Got a chance to interview Eric Harland of James Farm, who play Jazz Alley for three nights next week, September 27-29. He a monster drummer among a group of monster players in James Farm, also including saxophonist Joshua Redman, pianist Aaron Parks and bassist Matt Penman. These guys are all amazing but perhaps most interesting is the democracy, respect and interaction between them. Chatting with Eric was great – he’s got lots to say about jazz and life in general.
Q: Caught you guys last year when you played Seattle. Nice to see you coming back for a 3 night stand this year.
A: Man, it’s gonna be great. We all love Seattle. It’s an eating town… (laughes)
Q: Glad you’ll be able to hang out a little longer and see the city. So, I’m excited to talk to you as the drummer. Seems like there’s a lot of syncopation going on between the players. How do you guys interact with one another rhythmically? The beat is there but no one tends to play on the beat.
A: Yeah, everyone in the band has a fine grained sense of poly rhythms. And each player brings their own influences to the table, so that all the ideas tend to bounce off of each other and we learn from each other as we go.
[note: the recording got all bolloxed up here (damn you Pretty May Call Recorder for Skype) and Eric had a ton more super eloquent things to say about how the band members interact rhythmically and the idea of music as a language – all I can say is go check ‘em out live to hear for yourself]
Q: Sometimes, when I heard you guys last year, I noticed that songs would just spiral off into outer space and then out of nowhere, you’d hear the head or a strain of melody. And it wouldn’t be just one guy, but everyone knew when to coalesce again.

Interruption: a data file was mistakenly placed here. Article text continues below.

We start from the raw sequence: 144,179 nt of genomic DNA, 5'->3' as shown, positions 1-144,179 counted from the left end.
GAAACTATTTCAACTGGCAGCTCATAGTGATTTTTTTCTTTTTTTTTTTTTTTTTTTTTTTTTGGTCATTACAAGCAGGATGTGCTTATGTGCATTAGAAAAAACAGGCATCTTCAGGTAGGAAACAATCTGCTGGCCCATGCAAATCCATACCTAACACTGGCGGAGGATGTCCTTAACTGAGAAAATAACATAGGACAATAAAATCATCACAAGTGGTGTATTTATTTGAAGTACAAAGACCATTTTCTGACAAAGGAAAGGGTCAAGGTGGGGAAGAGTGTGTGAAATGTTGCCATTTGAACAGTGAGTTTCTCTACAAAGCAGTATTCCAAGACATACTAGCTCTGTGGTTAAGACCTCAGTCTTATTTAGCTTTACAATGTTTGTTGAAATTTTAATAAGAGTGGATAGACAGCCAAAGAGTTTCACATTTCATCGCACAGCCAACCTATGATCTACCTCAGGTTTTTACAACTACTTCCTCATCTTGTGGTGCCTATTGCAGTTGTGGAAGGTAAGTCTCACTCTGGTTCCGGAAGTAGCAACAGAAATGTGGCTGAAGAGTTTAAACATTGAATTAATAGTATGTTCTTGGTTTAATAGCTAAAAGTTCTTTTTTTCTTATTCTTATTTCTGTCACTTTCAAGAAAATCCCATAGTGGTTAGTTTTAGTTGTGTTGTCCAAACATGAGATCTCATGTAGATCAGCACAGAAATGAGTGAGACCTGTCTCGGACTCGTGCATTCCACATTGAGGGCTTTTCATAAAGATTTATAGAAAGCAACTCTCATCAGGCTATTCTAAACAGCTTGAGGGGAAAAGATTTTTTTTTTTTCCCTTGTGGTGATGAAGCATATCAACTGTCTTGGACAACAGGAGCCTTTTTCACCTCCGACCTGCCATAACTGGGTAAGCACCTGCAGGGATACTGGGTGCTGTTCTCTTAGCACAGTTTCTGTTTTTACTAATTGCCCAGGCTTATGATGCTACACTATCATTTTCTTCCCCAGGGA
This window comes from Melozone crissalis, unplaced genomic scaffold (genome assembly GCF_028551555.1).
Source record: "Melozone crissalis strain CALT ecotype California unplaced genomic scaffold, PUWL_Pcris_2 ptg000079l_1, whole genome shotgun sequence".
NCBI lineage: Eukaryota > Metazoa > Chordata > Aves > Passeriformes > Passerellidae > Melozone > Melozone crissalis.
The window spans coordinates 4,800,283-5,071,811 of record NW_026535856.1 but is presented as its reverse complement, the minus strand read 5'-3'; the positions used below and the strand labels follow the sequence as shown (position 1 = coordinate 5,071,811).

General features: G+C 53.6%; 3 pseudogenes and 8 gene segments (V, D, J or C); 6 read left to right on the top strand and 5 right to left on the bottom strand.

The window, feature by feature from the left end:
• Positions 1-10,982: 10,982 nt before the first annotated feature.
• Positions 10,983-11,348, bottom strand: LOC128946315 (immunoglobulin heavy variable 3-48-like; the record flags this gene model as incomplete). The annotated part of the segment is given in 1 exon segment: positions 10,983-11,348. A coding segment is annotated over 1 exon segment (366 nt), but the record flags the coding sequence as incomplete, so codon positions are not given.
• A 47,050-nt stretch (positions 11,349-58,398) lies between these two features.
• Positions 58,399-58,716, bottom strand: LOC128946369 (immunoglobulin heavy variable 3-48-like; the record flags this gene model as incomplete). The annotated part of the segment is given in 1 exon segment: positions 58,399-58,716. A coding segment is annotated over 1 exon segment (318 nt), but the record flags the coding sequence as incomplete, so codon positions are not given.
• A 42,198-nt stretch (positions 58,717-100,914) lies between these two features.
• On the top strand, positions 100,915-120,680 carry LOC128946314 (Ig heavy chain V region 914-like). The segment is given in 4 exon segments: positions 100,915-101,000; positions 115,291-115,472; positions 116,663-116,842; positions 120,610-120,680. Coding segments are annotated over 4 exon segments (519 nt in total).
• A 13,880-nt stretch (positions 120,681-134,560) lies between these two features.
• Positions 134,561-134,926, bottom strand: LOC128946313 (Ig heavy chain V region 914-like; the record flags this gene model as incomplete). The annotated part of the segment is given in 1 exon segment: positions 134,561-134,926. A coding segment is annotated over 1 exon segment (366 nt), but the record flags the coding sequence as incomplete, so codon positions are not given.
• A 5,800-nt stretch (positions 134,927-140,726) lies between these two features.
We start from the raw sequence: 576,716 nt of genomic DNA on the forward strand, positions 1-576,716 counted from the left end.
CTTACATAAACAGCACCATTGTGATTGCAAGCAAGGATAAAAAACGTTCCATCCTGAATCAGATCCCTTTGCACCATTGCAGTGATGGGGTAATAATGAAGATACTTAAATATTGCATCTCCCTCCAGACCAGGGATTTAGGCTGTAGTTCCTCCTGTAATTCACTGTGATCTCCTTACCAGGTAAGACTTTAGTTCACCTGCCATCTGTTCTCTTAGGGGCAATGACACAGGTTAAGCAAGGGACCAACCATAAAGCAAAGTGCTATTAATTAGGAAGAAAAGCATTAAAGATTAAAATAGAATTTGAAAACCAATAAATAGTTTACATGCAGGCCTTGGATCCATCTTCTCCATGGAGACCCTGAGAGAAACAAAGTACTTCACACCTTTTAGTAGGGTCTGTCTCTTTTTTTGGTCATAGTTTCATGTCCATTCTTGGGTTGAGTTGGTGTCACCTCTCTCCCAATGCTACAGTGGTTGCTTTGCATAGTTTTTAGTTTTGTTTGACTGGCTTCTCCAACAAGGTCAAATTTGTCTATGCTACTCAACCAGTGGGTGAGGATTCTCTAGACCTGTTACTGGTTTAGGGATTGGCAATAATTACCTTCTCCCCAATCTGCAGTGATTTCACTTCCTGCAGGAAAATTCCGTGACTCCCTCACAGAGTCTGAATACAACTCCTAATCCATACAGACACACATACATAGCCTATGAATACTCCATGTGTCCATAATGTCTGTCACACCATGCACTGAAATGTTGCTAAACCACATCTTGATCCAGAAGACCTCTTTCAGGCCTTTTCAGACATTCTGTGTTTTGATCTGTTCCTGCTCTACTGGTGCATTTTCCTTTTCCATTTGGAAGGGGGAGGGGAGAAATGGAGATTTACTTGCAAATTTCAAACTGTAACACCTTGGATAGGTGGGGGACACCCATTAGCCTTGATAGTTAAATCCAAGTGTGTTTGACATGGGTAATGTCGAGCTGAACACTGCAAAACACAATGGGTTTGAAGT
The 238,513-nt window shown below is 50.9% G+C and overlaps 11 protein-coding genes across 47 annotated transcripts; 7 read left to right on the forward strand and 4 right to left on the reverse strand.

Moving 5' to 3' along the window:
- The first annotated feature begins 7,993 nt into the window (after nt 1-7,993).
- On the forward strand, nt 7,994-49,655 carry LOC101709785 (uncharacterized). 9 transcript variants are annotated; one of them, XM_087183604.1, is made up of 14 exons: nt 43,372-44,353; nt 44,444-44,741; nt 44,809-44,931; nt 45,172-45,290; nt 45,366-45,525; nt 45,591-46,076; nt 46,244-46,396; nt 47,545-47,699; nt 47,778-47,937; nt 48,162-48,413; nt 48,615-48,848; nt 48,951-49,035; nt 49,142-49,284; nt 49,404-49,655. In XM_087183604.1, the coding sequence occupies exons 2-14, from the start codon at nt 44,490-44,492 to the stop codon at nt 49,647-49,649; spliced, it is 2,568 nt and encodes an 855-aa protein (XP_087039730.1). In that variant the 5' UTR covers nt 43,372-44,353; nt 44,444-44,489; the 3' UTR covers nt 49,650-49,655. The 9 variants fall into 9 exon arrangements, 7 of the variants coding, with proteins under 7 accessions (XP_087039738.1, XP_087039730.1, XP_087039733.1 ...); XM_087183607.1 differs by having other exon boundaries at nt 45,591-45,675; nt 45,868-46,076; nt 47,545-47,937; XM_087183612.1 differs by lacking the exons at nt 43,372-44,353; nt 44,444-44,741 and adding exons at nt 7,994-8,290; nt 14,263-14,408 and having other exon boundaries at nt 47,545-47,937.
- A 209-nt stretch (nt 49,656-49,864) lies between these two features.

A: Yes, when we play a song with a structure, we have the ability to float off away from that or remain in the structure. But we all make the journey together and then whoever brings the song back, it’s not like there’s someone holding anyone back , like a ball and chain. You have the liberty to freely explore where you want to go. And we’ll go there with you and come back together. That’s the secret.
Q: Every now and then, you bust out into a funk beat or groove. For the most part you guys don’t do that. It was a curve ball in what you expect to hear.
A: Yeah it’s nice. You’ve got to give a little taste of everything. Being a jazz musician, I am definitely influenced by so many different styles of music. If I have the opportunity to display all of those, I’m happy, because that’s me getting a chance to display myself. Which is sometimes a rarity. Sometimes you meet people, it can be hard from them to get to know them, on a personal level, they draw so many different types of conclusions in the moment. Someone might have a sense of humor, but you don’t know it from the first meeting. It takes time to get to know someone.
But in music you can display yourself the way you want. Now sometimes it can take awhile to figure out how you want to express themselves the way they want to. But we are so close in this band, it is natural that anything goes. There is no judgment. And if there was a mistake, nobody is going to be trippin’ about it. It’s all love. It’s cool.
Q: Well, it seems like you guys have a good thing going on and it keeps on going. I wanted to ask you about that. Where’s the James Farm headed?
A: We don’t know, which is what I like about it. And that’s pretty much the way life is – you don’t know what’s going to happen. If you want something to be the real deal, you have to allow it to be open ended. Life isn’t something that you can predict. So you just have to enjoy the moment and be grateful for what that is. In the band, that’s what we are doing. Just enjoying the moment, the ride, the here and now. The up swings, the low swings, whatever may come with it. Fortunately, right now, everything has been going very well. The response has been great.